Justice, feasibility, and ideal theory : a pluralist approach

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Mason, Andrew;
  • Publisher: Cambridge University Press

A qualified pluralism is defended that recognizes value in a variety of forms of political theory and resists arguments that purport to show that one particular approach should occupy a privileged position. Against realists, it is argued that abstract analyses of politi... View more
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    19 For relevant discussion, see especially Laura Valentini, “On the Apparent Paradox of Ideal Theory,” Journal of Political Philosophy 17 ( 2009), 332-55; Colin Farrelly, “Justice in Ideal Theory: A Refutation,” Political Studies 55 (2007), 844-64.

    20 We might also distinguish between action guidance and practical relevance. Even if an ideal theory could not provide us with reasons for action here and now but is likely to provide us with reasons for action in the foreseeable future, then that would show that it has practical relevance. Indeed, if we cannot justifiably rule out the possibility that the theory will provide reasons for action in the foreseeable future, then that would seem to be enough to show that it has practical relevance.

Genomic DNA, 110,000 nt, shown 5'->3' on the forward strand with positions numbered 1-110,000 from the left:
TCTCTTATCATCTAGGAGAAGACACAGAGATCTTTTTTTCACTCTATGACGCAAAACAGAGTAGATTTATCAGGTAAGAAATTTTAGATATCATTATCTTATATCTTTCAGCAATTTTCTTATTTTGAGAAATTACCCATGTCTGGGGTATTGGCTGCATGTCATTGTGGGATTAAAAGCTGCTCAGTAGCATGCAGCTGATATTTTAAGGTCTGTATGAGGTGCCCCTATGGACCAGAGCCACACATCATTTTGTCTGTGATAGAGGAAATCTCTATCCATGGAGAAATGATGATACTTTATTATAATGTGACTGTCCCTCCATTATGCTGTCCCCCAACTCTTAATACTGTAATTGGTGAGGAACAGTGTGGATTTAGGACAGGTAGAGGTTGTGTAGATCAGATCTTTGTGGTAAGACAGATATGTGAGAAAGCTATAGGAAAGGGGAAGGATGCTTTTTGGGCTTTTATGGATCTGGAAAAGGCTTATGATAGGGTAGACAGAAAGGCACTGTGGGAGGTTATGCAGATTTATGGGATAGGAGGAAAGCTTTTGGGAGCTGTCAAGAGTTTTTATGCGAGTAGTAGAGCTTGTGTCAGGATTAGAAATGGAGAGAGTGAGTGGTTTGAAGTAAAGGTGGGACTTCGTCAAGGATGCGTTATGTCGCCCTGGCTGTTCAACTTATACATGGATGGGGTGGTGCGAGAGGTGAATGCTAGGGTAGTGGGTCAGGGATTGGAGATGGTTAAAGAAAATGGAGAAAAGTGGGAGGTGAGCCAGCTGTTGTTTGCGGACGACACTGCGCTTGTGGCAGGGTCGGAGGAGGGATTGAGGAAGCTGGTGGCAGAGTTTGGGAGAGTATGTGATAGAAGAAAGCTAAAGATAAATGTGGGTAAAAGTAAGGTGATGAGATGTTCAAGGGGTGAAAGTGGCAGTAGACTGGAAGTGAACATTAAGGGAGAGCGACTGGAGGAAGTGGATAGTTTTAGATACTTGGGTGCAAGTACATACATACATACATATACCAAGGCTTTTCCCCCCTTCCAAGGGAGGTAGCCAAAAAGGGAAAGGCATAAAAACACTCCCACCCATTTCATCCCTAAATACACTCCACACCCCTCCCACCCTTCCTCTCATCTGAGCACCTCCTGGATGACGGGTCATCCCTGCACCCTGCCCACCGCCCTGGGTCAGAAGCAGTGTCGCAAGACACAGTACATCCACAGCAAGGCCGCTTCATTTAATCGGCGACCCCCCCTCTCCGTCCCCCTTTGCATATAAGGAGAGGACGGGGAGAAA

21 See Sleat, “Realism, Liberalism and Non-ideal Theory.”

    22 See Matt Sleat, “What is a Political Value?” this volume.

    23 See Mason, “Rawlsian Theory and the Circumstances of Politics.”

    24 Cf. Bernard Williams, In the Beginning Was the Deed (Princeton, NJ: Princeton University Press, 2005), 8-10.

    25 See David Estlund, “What Good Is It? Unrealistic Political Theory and the Value of Intellectual Work,” Analyse and Kritik 33 (2011): 395-416

    26 See Hamlin and Stemplowska, “Theory, Ideal Theory and the Theory of Ideals,” 52-58; Cohen, Rescuing Justice and Equality, 268. See also Adam Swift, “The Value of Philosophy in Nonideal Circumstances,” Social Theory and Practice 34 (2008): 363-87, especially 366-68; Estlund, “What Good Is It?”

    27 Edward Hall, “Political Realism and Fact-Sensitivity,” Res Publica 19 (2013): 173-81, at 174; see also 175-76.

    28 Elizabeth Anderson, The Imperative of Integration (Princeton, NJ: Princeton University Press, 2010), 6.

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